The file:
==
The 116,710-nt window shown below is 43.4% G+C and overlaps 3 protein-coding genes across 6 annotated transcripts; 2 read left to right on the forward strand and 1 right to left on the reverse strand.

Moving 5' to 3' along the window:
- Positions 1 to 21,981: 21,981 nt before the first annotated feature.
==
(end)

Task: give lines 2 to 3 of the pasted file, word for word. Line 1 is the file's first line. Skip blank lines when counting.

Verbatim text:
Moving 5' to 3' along the window:
- Positions 1 to 21,981: 21,981 nt before the first annotated feature.